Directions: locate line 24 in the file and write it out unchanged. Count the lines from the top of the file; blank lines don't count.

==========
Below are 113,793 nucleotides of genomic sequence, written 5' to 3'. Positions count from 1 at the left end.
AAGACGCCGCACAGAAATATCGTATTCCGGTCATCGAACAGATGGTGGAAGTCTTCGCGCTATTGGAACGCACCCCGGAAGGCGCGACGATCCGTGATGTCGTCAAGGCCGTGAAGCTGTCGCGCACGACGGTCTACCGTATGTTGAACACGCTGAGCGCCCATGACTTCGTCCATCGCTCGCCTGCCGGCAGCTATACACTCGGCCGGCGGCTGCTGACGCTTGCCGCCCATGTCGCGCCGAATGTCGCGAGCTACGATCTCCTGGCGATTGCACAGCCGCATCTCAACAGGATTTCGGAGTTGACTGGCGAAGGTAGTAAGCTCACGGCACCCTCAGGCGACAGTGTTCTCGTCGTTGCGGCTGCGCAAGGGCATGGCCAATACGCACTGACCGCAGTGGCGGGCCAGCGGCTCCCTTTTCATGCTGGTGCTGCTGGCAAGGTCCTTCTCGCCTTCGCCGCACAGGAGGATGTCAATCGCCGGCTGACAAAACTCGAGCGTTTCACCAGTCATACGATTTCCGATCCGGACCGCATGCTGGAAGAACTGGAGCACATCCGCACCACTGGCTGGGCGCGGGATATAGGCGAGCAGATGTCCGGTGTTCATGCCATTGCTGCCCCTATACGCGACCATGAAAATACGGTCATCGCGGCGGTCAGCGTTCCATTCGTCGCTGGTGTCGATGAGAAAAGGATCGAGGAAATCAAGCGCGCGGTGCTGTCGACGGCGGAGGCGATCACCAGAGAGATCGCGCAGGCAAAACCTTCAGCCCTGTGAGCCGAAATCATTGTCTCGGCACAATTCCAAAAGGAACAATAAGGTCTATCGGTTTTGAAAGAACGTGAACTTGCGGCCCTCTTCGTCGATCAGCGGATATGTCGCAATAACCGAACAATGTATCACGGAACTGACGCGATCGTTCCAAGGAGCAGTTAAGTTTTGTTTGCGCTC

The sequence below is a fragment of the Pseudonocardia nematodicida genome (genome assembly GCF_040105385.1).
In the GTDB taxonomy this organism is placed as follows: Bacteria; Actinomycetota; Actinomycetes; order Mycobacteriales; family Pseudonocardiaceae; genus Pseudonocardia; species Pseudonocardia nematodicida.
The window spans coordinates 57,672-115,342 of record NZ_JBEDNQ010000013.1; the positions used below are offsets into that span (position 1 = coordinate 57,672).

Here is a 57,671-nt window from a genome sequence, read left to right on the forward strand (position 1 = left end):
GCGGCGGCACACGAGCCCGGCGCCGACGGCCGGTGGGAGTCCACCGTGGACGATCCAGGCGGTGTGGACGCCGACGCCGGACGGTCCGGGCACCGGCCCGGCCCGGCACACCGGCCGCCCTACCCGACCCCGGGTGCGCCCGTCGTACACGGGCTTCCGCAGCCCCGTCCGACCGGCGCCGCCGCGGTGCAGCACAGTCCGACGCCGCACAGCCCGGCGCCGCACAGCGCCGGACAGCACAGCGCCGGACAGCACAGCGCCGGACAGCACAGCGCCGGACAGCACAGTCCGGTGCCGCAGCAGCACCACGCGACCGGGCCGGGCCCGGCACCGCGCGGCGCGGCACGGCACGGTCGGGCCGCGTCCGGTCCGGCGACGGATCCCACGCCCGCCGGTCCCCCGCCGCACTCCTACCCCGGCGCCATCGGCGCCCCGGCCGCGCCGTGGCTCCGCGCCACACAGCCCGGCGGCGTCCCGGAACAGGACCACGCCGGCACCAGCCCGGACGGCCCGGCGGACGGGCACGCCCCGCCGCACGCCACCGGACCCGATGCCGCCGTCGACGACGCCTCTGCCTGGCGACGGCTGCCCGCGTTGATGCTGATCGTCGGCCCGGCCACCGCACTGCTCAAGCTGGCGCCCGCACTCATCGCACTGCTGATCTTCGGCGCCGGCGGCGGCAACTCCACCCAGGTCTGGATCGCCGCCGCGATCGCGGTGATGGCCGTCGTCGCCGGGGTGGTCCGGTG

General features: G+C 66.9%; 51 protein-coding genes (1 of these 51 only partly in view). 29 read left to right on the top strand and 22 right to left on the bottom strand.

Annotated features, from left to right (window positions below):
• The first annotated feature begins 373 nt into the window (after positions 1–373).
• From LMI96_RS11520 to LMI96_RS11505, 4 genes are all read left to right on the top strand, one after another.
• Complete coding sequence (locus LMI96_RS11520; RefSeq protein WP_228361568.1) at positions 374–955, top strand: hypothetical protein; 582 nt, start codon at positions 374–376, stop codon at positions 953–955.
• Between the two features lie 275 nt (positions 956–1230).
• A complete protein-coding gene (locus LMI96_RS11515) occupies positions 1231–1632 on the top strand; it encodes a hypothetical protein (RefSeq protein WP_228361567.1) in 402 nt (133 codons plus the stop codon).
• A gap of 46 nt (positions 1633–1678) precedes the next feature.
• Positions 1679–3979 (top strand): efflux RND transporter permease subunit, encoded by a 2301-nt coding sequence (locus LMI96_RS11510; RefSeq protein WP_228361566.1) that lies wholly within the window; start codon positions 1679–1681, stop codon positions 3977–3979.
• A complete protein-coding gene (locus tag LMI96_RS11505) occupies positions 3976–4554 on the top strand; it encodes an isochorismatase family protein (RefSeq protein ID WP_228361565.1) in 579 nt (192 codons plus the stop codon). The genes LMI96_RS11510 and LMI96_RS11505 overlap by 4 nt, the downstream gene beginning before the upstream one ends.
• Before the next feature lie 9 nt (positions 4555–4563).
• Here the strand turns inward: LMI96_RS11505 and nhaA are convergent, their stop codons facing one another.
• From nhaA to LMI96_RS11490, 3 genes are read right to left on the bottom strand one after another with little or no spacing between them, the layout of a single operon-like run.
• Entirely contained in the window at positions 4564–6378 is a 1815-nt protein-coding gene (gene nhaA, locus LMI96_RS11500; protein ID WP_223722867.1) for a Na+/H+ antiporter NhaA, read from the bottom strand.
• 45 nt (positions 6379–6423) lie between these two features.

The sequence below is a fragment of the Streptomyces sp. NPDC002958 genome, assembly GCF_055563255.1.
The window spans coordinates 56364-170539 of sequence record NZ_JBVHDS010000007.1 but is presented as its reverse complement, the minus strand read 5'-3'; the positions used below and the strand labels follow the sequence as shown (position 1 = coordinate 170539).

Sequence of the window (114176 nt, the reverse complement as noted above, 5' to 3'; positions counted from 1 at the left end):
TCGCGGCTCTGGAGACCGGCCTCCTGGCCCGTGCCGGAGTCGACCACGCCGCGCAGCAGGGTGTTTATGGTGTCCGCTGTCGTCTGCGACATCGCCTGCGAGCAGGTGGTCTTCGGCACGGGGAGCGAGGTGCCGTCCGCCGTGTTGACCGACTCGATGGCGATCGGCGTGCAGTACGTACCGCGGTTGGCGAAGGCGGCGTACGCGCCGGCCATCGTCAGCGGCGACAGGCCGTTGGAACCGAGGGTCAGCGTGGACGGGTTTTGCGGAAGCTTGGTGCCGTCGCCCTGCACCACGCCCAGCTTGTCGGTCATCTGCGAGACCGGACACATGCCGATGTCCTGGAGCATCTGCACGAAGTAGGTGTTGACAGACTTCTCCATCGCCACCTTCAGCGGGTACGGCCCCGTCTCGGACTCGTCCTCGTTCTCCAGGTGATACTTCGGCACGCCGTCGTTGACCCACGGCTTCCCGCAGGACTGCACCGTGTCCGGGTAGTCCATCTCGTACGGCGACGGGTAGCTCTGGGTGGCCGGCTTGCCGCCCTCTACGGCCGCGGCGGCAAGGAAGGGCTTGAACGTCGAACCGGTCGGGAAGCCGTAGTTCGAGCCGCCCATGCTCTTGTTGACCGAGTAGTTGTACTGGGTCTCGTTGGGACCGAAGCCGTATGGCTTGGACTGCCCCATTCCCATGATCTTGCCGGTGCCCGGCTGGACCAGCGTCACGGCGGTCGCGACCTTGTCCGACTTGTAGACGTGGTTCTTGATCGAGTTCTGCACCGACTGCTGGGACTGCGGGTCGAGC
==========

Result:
The window spans coordinates 56364-170539 of sequence record NZ_JBVHDS010000007.1 but is presented as its reverse complement, the minus strand read 5'-3'; the positions used below and the strand labels follow the sequence as shown (position 1 = coordinate 170539).